A few questions for Pat O’Brien, Pulaski County Circuit Clerk.
HL: Why did you want to be elected Pulaski County Clerk?
PO: In 2002, I was running a political campaign for a friend in Jacksonville. My candidate got hosed because of issues with the voter registration lists (her neighbors were told they had to vote in Little Rock). I got mad and decided to do something about it.
HL: What surprised you the most once you were in office?
PO: The biggest surprise was having to battle the county administration for no-brainer things like purchasing marriage license printers. Nothing in county government gets done fast. Ever.
HL: There is an ongoing dispute as to whether the Pulaski County budget must be less than revenue projections. Could you explain the issue some and what are your thoughts on it?
PO: The county budget is complicated. There is a state law which says counties must budget at 90% of their expected revenues. There are special revenues and general revenues. There has really not been an issue with special revenues. However, the general revenue projections made by county administration were based on voodoo economics. It is clear by looking at the jail budget that the rising expenses in that one area have strained all county general revenues. According to the records, in 1993, the county jail cost $5,000,000.00 per year to operate accounted for 23% of the general revenue expenditures of the county. In 2005, those numbers had risen to $22,000,000.00 and 41%. Cuts were made in 2005 but the jail budget is still $19,000,000.00 or so.
In short, the cities arrest and the county pays. In my opinion, though, this leads to less accountability because there is little incentive for the cities to prevent crime by utilizing long term solutions.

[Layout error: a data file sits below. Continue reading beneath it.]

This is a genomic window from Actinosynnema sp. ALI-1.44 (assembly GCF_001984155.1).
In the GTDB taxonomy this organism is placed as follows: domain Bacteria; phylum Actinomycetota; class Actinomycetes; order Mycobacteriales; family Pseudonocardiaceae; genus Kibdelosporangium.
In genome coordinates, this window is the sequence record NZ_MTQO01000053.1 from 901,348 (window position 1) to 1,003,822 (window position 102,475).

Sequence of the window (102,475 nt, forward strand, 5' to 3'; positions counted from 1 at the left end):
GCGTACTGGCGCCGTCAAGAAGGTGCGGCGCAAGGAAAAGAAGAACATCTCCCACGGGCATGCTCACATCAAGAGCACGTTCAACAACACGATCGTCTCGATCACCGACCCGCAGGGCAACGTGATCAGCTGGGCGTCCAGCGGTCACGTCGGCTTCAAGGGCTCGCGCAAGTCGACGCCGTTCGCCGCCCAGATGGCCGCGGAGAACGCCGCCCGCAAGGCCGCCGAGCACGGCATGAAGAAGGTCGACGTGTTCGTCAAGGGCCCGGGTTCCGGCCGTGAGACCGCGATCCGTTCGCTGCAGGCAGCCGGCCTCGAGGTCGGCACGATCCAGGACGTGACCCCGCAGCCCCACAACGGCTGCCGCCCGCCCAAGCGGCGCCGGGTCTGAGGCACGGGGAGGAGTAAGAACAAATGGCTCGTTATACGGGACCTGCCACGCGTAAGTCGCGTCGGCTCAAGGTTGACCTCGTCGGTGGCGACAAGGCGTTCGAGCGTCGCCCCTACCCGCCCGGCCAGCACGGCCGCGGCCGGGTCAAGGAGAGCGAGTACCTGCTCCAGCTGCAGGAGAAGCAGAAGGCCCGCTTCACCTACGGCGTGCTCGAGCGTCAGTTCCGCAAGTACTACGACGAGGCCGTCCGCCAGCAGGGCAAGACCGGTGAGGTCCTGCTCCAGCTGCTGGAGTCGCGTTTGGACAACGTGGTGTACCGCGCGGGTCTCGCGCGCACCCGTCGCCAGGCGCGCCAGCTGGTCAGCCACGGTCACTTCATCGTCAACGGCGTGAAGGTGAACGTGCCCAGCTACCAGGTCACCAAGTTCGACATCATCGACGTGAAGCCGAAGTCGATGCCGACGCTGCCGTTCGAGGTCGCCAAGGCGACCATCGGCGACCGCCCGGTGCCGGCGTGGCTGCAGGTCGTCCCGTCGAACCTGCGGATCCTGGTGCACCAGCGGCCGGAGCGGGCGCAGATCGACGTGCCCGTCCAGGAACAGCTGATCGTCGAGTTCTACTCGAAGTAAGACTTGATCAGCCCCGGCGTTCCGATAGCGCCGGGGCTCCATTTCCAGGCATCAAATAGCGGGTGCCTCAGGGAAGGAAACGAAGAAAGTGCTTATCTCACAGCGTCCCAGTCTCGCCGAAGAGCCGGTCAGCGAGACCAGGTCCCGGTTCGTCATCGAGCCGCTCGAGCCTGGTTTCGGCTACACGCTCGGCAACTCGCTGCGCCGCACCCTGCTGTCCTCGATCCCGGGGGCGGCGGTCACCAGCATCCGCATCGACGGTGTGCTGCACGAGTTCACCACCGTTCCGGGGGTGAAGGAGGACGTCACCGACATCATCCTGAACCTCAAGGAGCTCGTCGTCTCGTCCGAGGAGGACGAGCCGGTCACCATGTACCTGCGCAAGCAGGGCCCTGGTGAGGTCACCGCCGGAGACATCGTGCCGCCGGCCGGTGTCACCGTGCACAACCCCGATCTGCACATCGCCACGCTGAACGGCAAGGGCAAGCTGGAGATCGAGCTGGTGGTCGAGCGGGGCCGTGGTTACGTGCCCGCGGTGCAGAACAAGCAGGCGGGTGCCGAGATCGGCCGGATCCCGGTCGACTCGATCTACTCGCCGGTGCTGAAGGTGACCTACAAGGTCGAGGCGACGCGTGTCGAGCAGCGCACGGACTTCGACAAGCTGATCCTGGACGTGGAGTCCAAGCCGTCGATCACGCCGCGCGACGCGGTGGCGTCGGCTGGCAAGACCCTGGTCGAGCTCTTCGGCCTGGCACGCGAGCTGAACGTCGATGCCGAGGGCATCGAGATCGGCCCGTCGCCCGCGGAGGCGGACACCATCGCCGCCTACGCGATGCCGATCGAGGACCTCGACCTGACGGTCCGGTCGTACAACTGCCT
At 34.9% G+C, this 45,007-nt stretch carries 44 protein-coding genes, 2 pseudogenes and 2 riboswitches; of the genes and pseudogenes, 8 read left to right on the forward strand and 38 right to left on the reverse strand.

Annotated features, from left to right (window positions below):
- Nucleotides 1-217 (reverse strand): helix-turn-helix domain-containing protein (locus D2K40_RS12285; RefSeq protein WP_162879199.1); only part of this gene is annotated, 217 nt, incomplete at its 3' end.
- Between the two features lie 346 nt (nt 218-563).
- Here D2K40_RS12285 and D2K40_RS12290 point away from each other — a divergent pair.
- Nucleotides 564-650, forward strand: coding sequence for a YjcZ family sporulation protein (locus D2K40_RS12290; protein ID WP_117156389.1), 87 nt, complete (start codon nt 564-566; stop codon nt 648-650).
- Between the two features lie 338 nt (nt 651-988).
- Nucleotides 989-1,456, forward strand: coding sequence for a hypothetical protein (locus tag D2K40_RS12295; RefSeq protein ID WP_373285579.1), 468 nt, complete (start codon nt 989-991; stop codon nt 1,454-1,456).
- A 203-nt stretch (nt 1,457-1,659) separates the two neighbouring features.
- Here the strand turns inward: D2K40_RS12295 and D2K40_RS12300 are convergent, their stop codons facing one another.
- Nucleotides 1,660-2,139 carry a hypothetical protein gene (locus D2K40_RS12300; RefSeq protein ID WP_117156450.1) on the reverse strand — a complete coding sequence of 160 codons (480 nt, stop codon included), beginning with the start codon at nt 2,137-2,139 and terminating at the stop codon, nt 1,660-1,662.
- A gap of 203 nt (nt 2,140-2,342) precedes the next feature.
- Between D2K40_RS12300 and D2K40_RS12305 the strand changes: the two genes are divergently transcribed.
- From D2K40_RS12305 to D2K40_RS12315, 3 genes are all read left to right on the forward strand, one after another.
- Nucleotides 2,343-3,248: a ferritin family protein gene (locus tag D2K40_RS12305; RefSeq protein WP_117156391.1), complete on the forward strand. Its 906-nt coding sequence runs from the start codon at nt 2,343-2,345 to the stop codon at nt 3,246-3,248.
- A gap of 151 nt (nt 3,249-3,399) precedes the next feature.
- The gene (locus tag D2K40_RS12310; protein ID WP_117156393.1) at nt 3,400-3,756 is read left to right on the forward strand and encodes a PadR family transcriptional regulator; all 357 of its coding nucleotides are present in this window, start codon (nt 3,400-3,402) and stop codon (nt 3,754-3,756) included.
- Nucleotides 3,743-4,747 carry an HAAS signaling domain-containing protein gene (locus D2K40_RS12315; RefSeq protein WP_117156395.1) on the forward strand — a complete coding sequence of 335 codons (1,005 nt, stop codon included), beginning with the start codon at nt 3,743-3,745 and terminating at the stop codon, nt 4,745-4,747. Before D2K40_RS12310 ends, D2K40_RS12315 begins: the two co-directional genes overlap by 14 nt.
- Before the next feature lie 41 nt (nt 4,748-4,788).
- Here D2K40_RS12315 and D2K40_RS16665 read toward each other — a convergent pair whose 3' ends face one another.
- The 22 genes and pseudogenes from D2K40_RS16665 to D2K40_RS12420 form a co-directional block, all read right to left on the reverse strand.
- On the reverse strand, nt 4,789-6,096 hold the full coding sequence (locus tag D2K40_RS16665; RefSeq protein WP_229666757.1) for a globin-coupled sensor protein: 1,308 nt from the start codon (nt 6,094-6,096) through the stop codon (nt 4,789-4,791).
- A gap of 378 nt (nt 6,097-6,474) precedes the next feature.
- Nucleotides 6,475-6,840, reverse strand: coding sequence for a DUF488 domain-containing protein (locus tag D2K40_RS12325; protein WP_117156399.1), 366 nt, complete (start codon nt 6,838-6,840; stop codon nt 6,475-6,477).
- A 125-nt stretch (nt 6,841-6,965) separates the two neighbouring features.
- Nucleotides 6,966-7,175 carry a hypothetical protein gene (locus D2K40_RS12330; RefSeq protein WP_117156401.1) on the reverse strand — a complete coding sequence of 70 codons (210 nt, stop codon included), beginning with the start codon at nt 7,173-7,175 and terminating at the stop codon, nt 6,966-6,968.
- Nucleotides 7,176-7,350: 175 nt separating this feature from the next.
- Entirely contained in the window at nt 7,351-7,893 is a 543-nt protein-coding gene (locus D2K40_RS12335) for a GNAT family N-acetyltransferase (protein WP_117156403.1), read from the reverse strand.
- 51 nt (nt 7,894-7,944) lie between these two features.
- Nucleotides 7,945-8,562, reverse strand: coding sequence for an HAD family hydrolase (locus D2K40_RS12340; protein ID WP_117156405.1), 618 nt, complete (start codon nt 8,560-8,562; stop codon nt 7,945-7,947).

We need some leadership on this issue. I am still waiting. The UALR task force report called for monthly elected officials meetings beginning in August but that has not happened yet.
HL: Do you think your employees have a right to privacy as to sexually explicit e-mails or pornography on county computers?
PO: No. There is no right to privacy for such a thing on a county computer. During my first month in office, we adopted an e-mail and internet policy which covers this situation and employees must agree to as a term of employment. It states: “All County e-mail is subject to the Freedom of Information Act.” In fact, we have disciplined people for violations of this policy. We are not Big Brother but when something is brought to our attention we act.
I will say that there might be a very narrow right to privacy for social security numbers, home addresses and that sort of thing. We would probably ask to redact that information. Any right of privacy, though, is narrower than what has been argued in the Quillin case. The best way to handle this is to properly supervise your employees.
HL: Explain your role and responsibility as to the election process in the County.
PO: Under the law, the county clerk is charged with registering people to vote, maintaining an accurate voter database and handling absentee balloting. The election commission is a separate legal entity that hires poll workers, picks polling locations and chooses voting equipment.
HL: What are your thoughts on the use of electronic voting machines?
PO: I believe that these machines can be an important part of the process. However, the companies that make them have brought a lot of skepticism upon themselves through poor implementation and even worse public relations. If used correctly, the machines can be a positive. I am not passionate about keeping the machines but it might be premature to throw them out with the bath water.
HL: How has your budget changed (up or down) since you have taken office? What do you think is an appropriate budget in the near future?